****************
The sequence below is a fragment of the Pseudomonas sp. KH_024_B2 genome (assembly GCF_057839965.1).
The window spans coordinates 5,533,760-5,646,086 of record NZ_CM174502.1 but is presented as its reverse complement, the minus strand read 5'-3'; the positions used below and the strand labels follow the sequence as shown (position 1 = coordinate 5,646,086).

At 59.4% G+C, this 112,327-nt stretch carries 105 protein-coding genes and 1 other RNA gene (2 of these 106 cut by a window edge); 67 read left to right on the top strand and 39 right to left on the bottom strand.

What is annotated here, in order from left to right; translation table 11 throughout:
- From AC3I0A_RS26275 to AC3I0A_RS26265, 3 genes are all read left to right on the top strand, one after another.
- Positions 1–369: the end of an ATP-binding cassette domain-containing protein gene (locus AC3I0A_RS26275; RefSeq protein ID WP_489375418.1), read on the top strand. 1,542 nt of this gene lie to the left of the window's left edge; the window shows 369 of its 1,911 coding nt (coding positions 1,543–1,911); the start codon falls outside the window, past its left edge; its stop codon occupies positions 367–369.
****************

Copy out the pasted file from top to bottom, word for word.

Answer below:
The sequence below is a fragment of the Pseudomonas sp. KH_024_B2 genome (assembly GCF_057839965.1).
The window spans coordinates 5,533,760-5,646,086 of record NZ_CM174502.1 but is presented as its reverse complement, the minus strand read 5'-3'; the positions used below and the strand labels follow the sequence as shown (position 1 = coordinate 5,646,086).

At 59.4% G+C, this 112,327-nt stretch carries 105 protein-coding genes and 1 other RNA gene (2 of these 106 cut by a window edge); 67 read left to right on the top strand and 39 right to left on the bottom strand.

What is annotated here, in order from left to right; translation table 11 throughout:
- From AC3I0A_RS26275 to AC3I0A_RS26265, 3 genes are all read left to right on the top strand, one after another.
- Positions 1–369: the end of an ATP-binding cassette domain-containing protein gene (locus AC3I0A_RS26275; RefSeq protein ID WP_489375418.1), read on the top strand. 1,542 nt of this gene lie to the left of the window's left edge; the window shows 369 of its 1,911 coding nt (coding positions 1,543–1,911); the start codon falls outside the window, past its left edge; its stop codon occupies positions 367–369.